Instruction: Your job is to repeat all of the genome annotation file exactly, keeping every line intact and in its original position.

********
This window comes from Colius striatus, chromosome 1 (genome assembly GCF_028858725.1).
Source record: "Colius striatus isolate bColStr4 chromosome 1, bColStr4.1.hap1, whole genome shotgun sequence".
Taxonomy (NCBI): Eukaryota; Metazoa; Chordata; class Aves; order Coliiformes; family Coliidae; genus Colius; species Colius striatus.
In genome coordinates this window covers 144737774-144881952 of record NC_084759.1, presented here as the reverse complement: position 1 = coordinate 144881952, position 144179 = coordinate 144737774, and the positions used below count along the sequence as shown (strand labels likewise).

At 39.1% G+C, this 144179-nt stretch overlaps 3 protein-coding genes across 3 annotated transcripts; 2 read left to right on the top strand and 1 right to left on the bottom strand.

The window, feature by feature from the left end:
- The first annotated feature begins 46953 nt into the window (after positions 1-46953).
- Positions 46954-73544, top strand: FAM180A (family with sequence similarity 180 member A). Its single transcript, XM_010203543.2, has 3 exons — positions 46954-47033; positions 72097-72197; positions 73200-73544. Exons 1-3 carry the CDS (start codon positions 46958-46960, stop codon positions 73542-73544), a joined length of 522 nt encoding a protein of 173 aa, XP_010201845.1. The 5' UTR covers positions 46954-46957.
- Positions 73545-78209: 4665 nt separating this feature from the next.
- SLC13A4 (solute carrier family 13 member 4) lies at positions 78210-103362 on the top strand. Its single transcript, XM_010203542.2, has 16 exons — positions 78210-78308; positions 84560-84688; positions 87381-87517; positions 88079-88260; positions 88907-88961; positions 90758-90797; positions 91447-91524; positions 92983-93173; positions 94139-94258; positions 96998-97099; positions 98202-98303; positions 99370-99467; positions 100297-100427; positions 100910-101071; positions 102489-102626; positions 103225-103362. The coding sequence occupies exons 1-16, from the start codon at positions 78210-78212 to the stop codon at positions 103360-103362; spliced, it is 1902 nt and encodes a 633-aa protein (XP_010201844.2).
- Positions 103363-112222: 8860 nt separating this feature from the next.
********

This window comes from Colius striatus, chromosome 1 (genome assembly GCF_028858725.1).
Source record: "Colius striatus isolate bColStr4 chromosome 1, bColStr4.1.hap1, whole genome shotgun sequence".
Taxonomy (NCBI): Eukaryota; Metazoa; Chordata; class Aves; order Coliiformes; family Coliidae; genus Colius; species Colius striatus.
In genome coordinates this window covers 144737774-144881952 of record NC_084759.1, presented here as the reverse complement: position 1 = coordinate 144881952, position 144179 = coordinate 144737774, and the positions used below count along the sequence as shown (strand labels likewise).

At 39.1% G+C, this 144179-nt stretch overlaps 3 protein-coding genes across 3 annotated transcripts; 2 read left to right on the top strand and 1 right to left on the bottom strand.

The window, feature by feature from the left end:
- The first annotated feature begins 46953 nt into the window (after positions 1-46953).
- Positions 46954-73544, top strand: FAM180A (family with sequence similarity 180 member A). Its single transcript, XM_010203543.2, has 3 exons — positions 46954-47033; positions 72097-72197; positions 73200-73544. Exons 1-3 carry the CDS (start codon positions 46958-46960, stop codon positions 73542-73544), a joined length of 522 nt encoding a protein of 173 aa, XP_010201845.1. The 5' UTR covers positions 46954-46957.
- Positions 73545-78209: 4665 nt separating this feature from the next.
- SLC13A4 (solute carrier family 13 member 4) lies at positions 78210-103362 on the top strand. Its single transcript, XM_010203542.2, has 16 exons — positions 78210-78308; positions 84560-84688; positions 87381-87517; positions 88079-88260; positions 88907-88961; positions 90758-90797; positions 91447-91524; positions 92983-93173; positions 94139-94258; positions 96998-97099; positions 98202-98303; positions 99370-99467; positions 100297-100427; positions 100910-101071; positions 102489-102626; positions 103225-103362. The coding sequence occupies exons 1-16, from the start codon at positions 78210-78212 to the stop codon at positions 103360-103362; spliced, it is 1902 nt and encodes a 633-aa protein (XP_010201844.2).
- Positions 103363-112222: 8860 nt separating this feature from the next.